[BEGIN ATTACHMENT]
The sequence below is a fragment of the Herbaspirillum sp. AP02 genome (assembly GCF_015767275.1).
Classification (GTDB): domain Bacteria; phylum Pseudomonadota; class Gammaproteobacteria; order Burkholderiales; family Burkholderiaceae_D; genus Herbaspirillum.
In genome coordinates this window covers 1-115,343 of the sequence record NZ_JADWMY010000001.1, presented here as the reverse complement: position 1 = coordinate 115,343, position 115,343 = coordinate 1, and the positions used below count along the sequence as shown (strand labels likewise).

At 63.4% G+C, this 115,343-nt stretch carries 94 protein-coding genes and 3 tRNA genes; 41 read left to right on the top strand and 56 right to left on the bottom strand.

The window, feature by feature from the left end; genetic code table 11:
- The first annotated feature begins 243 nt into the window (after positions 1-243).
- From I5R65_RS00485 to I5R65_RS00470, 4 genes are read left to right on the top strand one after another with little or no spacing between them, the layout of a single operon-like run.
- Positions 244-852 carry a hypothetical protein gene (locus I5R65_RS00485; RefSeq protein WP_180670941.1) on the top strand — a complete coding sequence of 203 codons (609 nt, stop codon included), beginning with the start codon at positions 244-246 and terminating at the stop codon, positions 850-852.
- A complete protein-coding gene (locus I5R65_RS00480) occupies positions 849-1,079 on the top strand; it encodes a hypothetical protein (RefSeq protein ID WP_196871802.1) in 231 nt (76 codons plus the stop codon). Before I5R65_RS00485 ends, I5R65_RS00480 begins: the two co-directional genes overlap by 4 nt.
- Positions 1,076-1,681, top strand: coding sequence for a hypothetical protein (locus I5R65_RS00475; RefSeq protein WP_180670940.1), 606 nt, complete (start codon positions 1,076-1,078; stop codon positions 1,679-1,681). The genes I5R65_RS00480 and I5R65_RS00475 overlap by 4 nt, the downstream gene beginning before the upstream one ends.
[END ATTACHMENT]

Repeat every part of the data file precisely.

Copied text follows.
The sequence below is a fragment of the Herbaspirillum sp. AP02 genome (assembly GCF_015767275.1).
Classification (GTDB): domain Bacteria; phylum Pseudomonadota; class Gammaproteobacteria; order Burkholderiales; family Burkholderiaceae_D; genus Herbaspirillum.
In genome coordinates this window covers 1-115,343 of the sequence record NZ_JADWMY010000001.1, presented here as the reverse complement: position 1 = coordinate 115,343, position 115,343 = coordinate 1, and the positions used below count along the sequence as shown (strand labels likewise).

At 63.4% G+C, this 115,343-nt stretch carries 94 protein-coding genes and 3 tRNA genes; 41 read left to right on the top strand and 56 right to left on the bottom strand.

The window, feature by feature from the left end; genetic code table 11:
- The first annotated feature begins 243 nt into the window (after positions 1-243).
- From I5R65_RS00485 to I5R65_RS00470, 4 genes are read left to right on the top strand one after another with little or no spacing between them, the layout of a single operon-like run.
- Positions 244-852 carry a hypothetical protein gene (locus I5R65_RS00485; RefSeq protein WP_180670941.1) on the top strand — a complete coding sequence of 203 codons (609 nt, stop codon included), beginning with the start codon at positions 244-246 and terminating at the stop codon, positions 850-852.
- A complete protein-coding gene (locus I5R65_RS00480) occupies positions 849-1,079 on the top strand; it encodes a hypothetical protein (RefSeq protein ID WP_196871802.1) in 231 nt (76 codons plus the stop codon). Before I5R65_RS00485 ends, I5R65_RS00480 begins: the two co-directional genes overlap by 4 nt.
- Positions 1,076-1,681, top strand: coding sequence for a hypothetical protein (locus I5R65_RS00475; RefSeq protein WP_180670940.1), 606 nt, complete (start codon positions 1,076-1,078; stop codon positions 1,679-1,681). The genes I5R65_RS00480 and I5R65_RS00475 overlap by 4 nt, the downstream gene beginning before the upstream one ends.